Defense Officials Angered by Rushed Naval Yard Memorial

Official: ‘The universal feeling around here is that we’re getting jerked around’
Navy Yard Shooting, Flags Fly at half-staff, Washington Monument

Flags surrounding the Washington Monument fly at half-staff after the Navy Yard Shootings AP


The White House is rushing to organize a Sunday memorial service for victims of the Navy Yard shooting, leaving top defense officials worried that it will not properly honor the 12 people shot dead on Monday.

The White House gave Navy Yard brass less than 12 hours to assemble a 2,500-person guest list composed of service members and contractors affected by Monday’s mass shooting, according to exclusive emails obtained by the Washington Free Beacon.

“Urgent tasking in support of Sunday’s Memorial Ceremony. By 0730 tomorrow we need an estimate of how many employees want to attend the NAVSEA Memorial Ceremony,” a Navy official said in an email sent out to officers Thursday evening. “President Obama will participate in order to honor the people we lost.”

Aaron Alexis, a mentally ill Navy Reserve veteran and defense contractor, shot 20 Navy personnel, police, and contractors on Monday morning, leaving 12 dead and eight wounded. He was killed by police hours after the rampage began.

The late notice had Navy officials scrambling on Thursday night to gauge interest and identify which Naval Sea Systems Command (NAVSEA) personnel were closest to the victims.

“What I need you to do is work your Recall Rosters TONIGHT and provide a consolidated response by PMS code by 0700 tomorrow in order to support the 0800 meeting,” the email continues.

One defense official said the short notice was especially exasperating.

“Some of us are burying our friends, it would be meaningful if they gave us time to properly plan—that’s what infuriating about this to me,” a defense official said. “The universal feeling around here is that we’re getting jerked around.”

In addition to the late notice, Navy officials, who asked to remain anonymous, were furious at the limited number of seats available to those most affected by Monday’s carnage.

“Attendance will be limited to employees (GS, uniformed, and contractors) plus one guest,” the email says. “We expect only around 2500 tickets available for the NAVSEA family, so unfortunately interest alone does not guarantee a ticket.”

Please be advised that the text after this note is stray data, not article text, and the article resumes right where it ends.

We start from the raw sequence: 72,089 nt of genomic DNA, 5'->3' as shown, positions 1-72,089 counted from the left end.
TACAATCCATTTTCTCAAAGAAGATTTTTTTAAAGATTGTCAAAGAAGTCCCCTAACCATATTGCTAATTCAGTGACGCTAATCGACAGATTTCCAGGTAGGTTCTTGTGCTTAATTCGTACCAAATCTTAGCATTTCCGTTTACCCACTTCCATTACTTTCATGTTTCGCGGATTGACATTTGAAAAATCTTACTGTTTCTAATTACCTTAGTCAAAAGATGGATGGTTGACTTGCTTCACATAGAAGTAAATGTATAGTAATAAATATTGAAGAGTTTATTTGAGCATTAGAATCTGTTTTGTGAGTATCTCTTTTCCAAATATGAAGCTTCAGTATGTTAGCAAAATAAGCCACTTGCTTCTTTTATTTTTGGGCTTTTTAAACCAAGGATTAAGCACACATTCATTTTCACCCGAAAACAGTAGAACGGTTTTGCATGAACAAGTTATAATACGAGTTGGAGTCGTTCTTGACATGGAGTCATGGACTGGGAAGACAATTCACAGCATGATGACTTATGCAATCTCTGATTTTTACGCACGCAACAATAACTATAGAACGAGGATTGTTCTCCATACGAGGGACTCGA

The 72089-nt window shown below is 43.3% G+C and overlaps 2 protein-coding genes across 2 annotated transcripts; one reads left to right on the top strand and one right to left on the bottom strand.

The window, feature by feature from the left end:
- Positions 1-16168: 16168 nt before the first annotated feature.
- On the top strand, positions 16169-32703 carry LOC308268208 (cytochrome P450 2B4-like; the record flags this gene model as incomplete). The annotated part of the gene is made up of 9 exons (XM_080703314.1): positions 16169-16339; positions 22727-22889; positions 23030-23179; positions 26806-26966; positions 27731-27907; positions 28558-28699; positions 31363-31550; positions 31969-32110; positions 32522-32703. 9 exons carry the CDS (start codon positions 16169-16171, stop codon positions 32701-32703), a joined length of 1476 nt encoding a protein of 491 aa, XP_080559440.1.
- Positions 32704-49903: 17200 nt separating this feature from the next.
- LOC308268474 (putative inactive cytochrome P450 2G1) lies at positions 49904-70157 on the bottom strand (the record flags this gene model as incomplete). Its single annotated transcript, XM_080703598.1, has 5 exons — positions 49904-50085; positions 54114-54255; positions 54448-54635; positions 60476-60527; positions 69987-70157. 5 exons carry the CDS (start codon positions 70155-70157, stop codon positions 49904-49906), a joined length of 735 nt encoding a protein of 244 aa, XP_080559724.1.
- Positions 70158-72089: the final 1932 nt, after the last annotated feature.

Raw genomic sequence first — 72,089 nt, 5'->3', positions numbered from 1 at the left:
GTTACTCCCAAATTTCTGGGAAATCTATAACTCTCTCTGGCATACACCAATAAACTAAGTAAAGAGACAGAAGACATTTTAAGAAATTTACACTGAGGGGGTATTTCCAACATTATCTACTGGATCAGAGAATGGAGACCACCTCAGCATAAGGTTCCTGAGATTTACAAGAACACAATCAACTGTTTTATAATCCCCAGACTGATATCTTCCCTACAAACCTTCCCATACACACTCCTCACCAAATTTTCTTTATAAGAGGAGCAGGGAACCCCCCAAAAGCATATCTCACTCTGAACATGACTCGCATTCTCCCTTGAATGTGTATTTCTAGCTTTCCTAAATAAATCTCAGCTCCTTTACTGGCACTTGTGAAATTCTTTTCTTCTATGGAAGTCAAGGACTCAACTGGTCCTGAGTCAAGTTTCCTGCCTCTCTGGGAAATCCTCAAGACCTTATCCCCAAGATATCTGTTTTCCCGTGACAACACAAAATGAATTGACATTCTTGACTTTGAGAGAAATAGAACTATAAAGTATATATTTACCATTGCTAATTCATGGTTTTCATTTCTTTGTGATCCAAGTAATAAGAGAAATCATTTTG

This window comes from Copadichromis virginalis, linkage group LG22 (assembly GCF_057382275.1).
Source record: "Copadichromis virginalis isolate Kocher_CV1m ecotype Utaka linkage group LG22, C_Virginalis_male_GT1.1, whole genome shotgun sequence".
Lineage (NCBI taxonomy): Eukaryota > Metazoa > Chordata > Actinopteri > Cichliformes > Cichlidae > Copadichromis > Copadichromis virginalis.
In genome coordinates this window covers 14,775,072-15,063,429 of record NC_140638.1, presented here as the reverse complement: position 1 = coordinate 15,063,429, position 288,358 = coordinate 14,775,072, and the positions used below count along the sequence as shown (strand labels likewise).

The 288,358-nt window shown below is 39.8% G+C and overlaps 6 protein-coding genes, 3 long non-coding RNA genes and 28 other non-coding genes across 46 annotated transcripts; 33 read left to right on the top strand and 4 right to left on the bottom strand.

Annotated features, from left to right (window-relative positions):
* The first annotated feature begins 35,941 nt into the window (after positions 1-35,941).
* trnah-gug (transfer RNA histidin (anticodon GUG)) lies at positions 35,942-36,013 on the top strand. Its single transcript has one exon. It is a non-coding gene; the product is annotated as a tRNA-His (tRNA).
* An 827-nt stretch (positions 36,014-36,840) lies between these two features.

The Navy Yard employs about 16,000 civilian and military officials.

“In the building where the shooting took place, there are 3,000 people who work in that building on a regular basis. So 1,200 isn’t going to cut it,” a source said.

Navy officials were also kept in the dark about the details of the invitation process, leaving them with the impression that White House organizers were treating them as an afterthought, according to the source. The lack of detail forced Navy officials to reach employees after work hours and demand personal details.

“We are not yet sure what the final ticket distribution mechanism will be, so you will need to connect the following TONIGHT for those interested in coming,” the email says before asking for the names of employees, their guests, and contact information.

The uncertainty added tension to an already taxing process, according to one official.

“You’re taking people already stressed […] and further stressing them out to put together these ridiculous lists,” the defense official said.

The ceremony will take place Sunday afternoon at the Marine Barracks located on 8th and I Street SE, just blocks from the shooting.

The White House has invited congressional leaders, White House officials and other political dignitaries who sources say may be more concerned with a photo opportunity than mourning the loss of colleagues and friends.

The White House did not respond to requests for comment.

The emails allude to the public nature of the ceremony, reminding attendees that Navy personnel are required to wear dress blues.

The email reminds defense officials that “show time” for the closed-door exclusive event is at 5:30 p.m.

Bill McMorris   Email Bill | Full Bio | RSS
Bill McMorris is a staff writer for the Washington Free Beacon. He joins the Beacon from the Franklin Center for Government and Public Integrity, where he was managing editor of Old Dominion Watchdog. He was a 2010 Robert Novak Fellow with the Phillips Foundation, where he studied state pension shortfalls. His work has been featured on CNN, Fox News, The Economist, Colbert Report, and numerous print publications and radio stations. He is a 2008 Cornell University graduate and lives in Alexandria, Va with his wife Teresa and daughter Olivia. His Twitter handle is @FBillMcMorris. His email address is

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